Protect yourself from skin cancer and other risks with this need-to-know guide to summer sun safety.
When you think of sunshine, the first thing that comes to mind might be enjoying a BBQ, drinks or another outdoor activity with friends and family. Or relaxing on a beach somewhere. You might not link it with work. But sun exposure is a workplace risk – especially if you regularly work outside – and the main cause of skin cancer. Skin cancer is the most common cancer in the UK, and the number of skin cancer cases continues to rise.
The Institution of Occupational Safety and Health’s (IOSH) No Time To Lose campaign against occupational cancer shares some facts:
- Work-related skin cancer kills 60 people every year in Great Britain on average.
- Getting painful sunburn just once every two years can triple the risk of melanoma.
- On average there are at least 1,500 new cases of non-melanoma skin cancer and 240 new cases of malignant melanoma linked to being exposed to solar radiation (such as sunlight) through work, every year in Great Britain.
- Up to 80% of dangerous Ultraviolet (UV) rays from the sun can get through a cloudy sky.
- Outdoor workers receive between five and 10 times the yearly sun exposure of indoor workers.
- 90% of all skin cancer deaths could be prevented by people controlling their exposure to the sun’s UV rays.
Find free resources about protecting yourself and colleagues – including posters, films, personal stories, a fact sheet, toolbox talk and a quiz – on the IOSH No Time To Lose website.
Sun safety summed up
- Ultraviolet (UV) rays in sunlight cause sun damage to skin. Even mild reddening of skin exposed to the sun signals damage.
- Long-term, sun damage speeds up ageing of the skin and makes it leathery, mottled and wrinkled.
- The most serious effect of sun exposure is an increased risk of skin cancer (see below).
- Take particular care to protect your skin from sun exposure if you have: fair or freckled skin that doesn’t tan, or goes red or burns before tanning; red or fair hair and light-coloured eyes; a large number of moles.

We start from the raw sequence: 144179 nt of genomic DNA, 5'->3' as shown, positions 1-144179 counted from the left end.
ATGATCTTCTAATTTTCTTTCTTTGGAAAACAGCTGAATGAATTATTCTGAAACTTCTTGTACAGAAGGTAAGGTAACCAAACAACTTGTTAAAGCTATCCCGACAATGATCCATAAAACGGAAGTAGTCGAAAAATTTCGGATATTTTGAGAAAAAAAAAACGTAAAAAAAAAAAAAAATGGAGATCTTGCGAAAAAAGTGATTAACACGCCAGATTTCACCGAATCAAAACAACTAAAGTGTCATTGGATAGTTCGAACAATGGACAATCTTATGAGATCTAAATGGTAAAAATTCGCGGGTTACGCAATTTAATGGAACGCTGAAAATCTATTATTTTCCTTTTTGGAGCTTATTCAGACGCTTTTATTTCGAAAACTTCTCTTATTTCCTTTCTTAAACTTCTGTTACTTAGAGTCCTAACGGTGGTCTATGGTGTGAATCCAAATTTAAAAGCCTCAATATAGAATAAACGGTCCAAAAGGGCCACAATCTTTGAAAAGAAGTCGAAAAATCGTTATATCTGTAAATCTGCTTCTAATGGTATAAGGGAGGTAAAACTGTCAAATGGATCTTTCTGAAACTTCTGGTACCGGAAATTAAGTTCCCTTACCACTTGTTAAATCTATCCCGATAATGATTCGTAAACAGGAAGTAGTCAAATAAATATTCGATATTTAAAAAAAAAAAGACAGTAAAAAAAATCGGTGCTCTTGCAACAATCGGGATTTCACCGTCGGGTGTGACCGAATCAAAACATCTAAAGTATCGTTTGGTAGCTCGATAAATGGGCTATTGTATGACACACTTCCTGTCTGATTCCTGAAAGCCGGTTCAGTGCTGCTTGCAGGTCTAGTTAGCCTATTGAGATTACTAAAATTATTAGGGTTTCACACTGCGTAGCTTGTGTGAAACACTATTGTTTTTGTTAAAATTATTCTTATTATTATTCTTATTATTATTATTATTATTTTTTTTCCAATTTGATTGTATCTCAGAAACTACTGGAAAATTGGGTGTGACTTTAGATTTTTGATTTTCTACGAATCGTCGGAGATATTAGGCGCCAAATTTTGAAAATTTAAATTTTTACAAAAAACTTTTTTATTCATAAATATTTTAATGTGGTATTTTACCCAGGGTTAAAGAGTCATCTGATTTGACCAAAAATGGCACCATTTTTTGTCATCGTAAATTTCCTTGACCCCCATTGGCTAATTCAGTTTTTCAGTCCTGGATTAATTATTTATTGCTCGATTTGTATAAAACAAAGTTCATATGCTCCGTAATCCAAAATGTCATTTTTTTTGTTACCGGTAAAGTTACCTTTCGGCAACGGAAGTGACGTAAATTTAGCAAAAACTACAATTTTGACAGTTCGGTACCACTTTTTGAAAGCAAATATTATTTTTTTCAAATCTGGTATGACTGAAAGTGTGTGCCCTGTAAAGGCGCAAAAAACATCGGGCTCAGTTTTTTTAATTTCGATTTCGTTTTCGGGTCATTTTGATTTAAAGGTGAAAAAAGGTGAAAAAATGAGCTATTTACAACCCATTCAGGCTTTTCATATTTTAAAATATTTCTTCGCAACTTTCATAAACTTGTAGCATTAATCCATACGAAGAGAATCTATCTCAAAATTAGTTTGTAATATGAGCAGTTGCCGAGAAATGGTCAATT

- Everyone should take care to avoid sun damage to eyes, overheating and dehydration.
With thanks to Health & Safety Executive (HSE). Read more about sun safety on the HSE website.
- Cover up with clothing and a hat.
- On exposed skin, use sunscreen of SPF15 or higher – with a 4- or 5-star UVA rating.
- Stay in the shade as much as possible.
- Wear UV safety glasses or sunglasses.
- Drink plenty of water to stay hydrated.
Sun: it’s not all bad!
Although covering up and protecting yourself from the sun is important, it’s good to be outside. Getting outdoors is proven to be beneficial for mental health, and sunshine helps your body to create vitamin D, which benefits bone health.
Read how you can make the most of time outdoors to improve your mental health in our Mental Health Awareness Week blog.
How do CIRAS members prepare for summer?
Here’s what they told us:
- Overhaul onboard air conditioning
- Run summer safety staff briefings
- Issue sunscreen daily in sachets
- Relax uniform rules, allowing short sleeves, shorts and no ties
- Run refrigerated welfare van to work sites
- Invest in PPE such as breathable clothing, vented hard hats, polarised sunglasses
- Include treatments for insect bites, stings and hay fever in first aid kits
- Provide portable shaded rest areas on sites
- Change shifts so people can work at cooler times of day.
Types of skin cancer
Melanoma: One of the most dangerous forms, it can develop from moles but more often appears as new marks. These can appear on any part of the skin – but are more common on the body in men, and on legs in women.
Non-melanoma: More common than melanomas. Non-melanoma skin cancers are not linked to moles. They can be less serious than melanomas as they are less likely to spread to other parts of the body. Basal cell carcinoma and squamous cell carcinoma are the two most common types.
Find out the signs to look out for at britishskinfoundation.org.uk/what-is-skin-cancer.
Check out How to avoid heat stress this summer for the Track Safety Alliance’s guide to avoiding dehydration and heat stress – for everyone, wherever you work.
- Health and Wellbeing
- Person's Environment